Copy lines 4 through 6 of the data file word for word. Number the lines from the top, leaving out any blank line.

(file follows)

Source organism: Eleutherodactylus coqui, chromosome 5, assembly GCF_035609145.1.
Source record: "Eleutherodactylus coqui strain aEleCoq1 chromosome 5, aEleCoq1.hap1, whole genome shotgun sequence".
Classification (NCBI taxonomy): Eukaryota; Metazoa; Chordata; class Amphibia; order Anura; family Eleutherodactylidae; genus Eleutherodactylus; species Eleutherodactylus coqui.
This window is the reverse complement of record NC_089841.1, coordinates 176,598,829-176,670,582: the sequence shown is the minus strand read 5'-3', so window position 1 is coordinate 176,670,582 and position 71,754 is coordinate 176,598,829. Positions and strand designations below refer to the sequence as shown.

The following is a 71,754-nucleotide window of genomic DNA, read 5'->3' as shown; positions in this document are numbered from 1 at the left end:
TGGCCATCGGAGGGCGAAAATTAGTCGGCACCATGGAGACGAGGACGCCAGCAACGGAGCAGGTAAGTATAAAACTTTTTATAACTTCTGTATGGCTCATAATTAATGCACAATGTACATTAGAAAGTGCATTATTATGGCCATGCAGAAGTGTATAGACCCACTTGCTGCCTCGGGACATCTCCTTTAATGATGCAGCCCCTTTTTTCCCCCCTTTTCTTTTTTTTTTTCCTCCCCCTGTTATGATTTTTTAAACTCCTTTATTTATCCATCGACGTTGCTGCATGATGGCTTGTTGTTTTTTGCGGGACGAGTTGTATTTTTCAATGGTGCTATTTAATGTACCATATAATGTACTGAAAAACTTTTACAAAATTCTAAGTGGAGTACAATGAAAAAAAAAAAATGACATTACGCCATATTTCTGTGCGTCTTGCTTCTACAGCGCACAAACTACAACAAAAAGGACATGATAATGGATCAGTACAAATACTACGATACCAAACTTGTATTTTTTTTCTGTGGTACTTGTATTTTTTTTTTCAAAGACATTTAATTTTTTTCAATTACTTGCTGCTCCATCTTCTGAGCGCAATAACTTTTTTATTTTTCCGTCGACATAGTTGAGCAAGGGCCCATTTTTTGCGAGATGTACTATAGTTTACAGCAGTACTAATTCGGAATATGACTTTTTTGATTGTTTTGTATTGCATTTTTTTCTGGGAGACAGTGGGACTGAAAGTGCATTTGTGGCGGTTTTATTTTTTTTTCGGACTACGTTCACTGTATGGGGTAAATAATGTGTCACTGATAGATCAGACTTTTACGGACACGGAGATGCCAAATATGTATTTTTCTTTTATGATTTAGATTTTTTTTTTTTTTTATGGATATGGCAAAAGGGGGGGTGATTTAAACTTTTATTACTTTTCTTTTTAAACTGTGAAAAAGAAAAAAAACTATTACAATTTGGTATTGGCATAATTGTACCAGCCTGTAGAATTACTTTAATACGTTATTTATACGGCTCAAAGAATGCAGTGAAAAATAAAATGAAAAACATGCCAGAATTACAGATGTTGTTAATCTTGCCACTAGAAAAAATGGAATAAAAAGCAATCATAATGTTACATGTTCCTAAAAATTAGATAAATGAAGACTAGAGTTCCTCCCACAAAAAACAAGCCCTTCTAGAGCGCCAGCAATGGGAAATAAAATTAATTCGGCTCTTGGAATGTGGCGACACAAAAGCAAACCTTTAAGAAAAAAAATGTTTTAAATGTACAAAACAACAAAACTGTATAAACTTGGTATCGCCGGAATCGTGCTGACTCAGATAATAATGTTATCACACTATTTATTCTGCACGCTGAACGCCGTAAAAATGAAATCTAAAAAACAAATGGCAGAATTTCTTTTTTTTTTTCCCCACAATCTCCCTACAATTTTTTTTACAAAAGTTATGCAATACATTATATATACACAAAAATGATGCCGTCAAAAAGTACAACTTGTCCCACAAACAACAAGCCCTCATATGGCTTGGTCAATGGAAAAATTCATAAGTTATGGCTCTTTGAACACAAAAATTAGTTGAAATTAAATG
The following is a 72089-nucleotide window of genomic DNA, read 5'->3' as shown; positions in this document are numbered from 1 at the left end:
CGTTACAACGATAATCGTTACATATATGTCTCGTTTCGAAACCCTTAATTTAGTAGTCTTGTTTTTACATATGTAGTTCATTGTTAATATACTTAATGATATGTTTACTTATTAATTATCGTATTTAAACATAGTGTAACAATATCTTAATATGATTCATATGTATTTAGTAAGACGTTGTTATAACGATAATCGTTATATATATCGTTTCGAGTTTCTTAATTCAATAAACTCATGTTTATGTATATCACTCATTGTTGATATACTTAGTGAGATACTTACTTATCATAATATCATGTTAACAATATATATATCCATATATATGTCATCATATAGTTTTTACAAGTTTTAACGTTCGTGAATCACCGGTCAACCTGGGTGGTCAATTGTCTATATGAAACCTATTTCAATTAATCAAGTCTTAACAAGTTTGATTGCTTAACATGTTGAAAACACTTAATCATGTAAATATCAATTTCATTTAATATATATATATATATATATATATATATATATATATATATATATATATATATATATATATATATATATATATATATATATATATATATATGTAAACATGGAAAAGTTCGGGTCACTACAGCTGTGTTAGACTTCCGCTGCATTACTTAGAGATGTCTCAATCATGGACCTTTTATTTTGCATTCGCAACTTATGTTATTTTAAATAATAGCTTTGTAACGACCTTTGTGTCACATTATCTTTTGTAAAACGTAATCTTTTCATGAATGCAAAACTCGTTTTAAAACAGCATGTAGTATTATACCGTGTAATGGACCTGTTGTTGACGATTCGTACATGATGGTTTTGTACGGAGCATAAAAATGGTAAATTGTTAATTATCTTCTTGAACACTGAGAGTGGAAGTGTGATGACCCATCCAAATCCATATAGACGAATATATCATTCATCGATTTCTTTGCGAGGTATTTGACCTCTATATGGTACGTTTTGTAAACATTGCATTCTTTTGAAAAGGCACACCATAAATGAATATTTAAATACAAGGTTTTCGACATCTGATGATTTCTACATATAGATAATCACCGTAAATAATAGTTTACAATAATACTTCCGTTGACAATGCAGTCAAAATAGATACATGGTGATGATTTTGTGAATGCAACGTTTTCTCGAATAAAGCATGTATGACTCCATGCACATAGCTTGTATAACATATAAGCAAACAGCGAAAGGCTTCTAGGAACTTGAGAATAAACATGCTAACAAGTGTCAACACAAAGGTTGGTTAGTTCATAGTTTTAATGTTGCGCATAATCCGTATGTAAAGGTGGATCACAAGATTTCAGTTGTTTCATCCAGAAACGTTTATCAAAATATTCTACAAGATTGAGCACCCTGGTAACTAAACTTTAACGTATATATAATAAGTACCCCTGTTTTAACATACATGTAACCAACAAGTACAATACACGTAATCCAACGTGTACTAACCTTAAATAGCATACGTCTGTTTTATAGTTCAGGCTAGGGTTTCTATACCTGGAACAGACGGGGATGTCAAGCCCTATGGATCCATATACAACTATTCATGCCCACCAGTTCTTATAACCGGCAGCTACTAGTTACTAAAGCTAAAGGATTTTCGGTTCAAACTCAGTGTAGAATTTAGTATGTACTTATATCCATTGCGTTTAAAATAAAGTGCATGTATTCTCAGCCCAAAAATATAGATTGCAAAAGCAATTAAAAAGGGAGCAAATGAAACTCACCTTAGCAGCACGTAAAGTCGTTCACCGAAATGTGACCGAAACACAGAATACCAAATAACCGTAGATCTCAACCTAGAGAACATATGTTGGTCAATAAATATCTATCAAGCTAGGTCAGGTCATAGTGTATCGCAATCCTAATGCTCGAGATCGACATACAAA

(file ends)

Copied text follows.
This window is the reverse complement of record NC_089841.1, coordinates 176,598,829-176,670,582: the sequence shown is the minus strand read 5'-3', so window position 1 is coordinate 176,670,582 and position 71,754 is coordinate 176,598,829. Positions and strand designations below refer to the sequence as shown.

The following is a 71,754-nucleotide window of genomic DNA, read 5'->3' as shown; positions in this document are numbered from 1 at the left end:
TGGCCATCGGAGGGCGAAAATTAGTCGGCACCATGGAGACGAGGACGCCAGCAACGGAGCAGGTAAGTATAAAACTTTTTATAACTTCTGTATGGCTCATAATTAATGCACAATGTACATTAGAAAGTGCATTATTATGGCCATGCAGAAGTGTATAGACCCACTTGCTGCCTCGGGACATCTCCTTTAATGATGCAGCCCCTTTTTTCCCCCCTTTTCTTTTTTTTTTTCCTCCCCCTGTTATGATTTTTTAAACTCCTTTATTTATCCATCGACGTTGCTGCATGATGGCTTGTTGTTTTTTGCGGGACGAGTTGTATTTTTCAATGGTGCTATTTAATGTACCATATAATGTACTGAAAAACTTTTACAAAATTCTAAGTGGAGTACAATGAAAAAAAAAAAATGACATTACGCCATATTTCTGTGCGTCTTGCTTCTACAGCGCACAAACTACAACAAAAAGGACATGATAATGGATCAGTACAAATACTACGATACCAAACTTGTATTTTTTTTCTGTGGTACTTGTATTTTTTTTTTCAAAGACATTTAATTTTTTTCAATTACTTGCTGCTCCATCTTCTGAGCGCAATAACTTTTTTATTTTTCCGTCGACATAGTTGAGCAAGGGCCCATTTTTTGCGAGATGTACTATAGTTTACAGCAGTACTAATTCGGAATATGACTTTTTTGATTGTTTTGTATTGCATTTTTTTCTGGGAGACAGTGGGACTGAAAGTGCATTTGTGGCGGTTTTATTTTTTTTTCGGACTACGTTCACTGTATGGGGTAAATAATGTGTCACTGATAGATCAGACTTTTACGGACACGGAGATGCCAAATATGTATTTTTCTTTTATGATTTAGATTTTTTTTTTTTTTTATGGATATGGCAAAAGGGGGGGTGATTTAAACTTTTATTACTTTTCTTTTTAAACTGTGAAAAAGAAAAAAAACTATTACAATTTGGTATTGGCATAATTGTACCAGCCTGTAGAATTACTTTAATACGTTATTTATACGGCTCAAAGAATGCAGTGAAAAATAAAATGAAAAACATGCCAGAATTACAGATGTTGTTAATCTTGCCACTAGAAAAAATGGAATAAAAAGCAATCATAATGTTACATGTTCCTAAAAATTAGATAAATGAAGACTAGAGTTCCTCCCACAAAAAACAAGCCCTTCTAGAGCGCCAGCAATGGGAAATAAAATTAATTCGGCTCTTGGAATGTGGCGACACAAAAGCAAACCTTTAAGAAAAAAAATGTTTTAAATGTACAAAACAACAAAACTGTATAAACTTGGTATCGCCGGAATCGTGCTGACTCAGATAATAATGTTATCACACTATTTATTCTGCACGCTGAACGCCGTAAAAATGAAATCTAAAAAACAAATGGCAGAATTTCTTTTTTTTTTTCCCCACAATCTCCCTACAATTTTTTTTACAAAAGTTATGCAATACATTATATATACACAAAAATGATGCCGTCAAAAAGTACAACTTGTCCCACAAACAACAAGCCCTCATATGGCTTGGTCAATGGAAAAATTCATAAGTTATGGCTCTTTGAACACAAAAATTAGTTGAAATTAAATG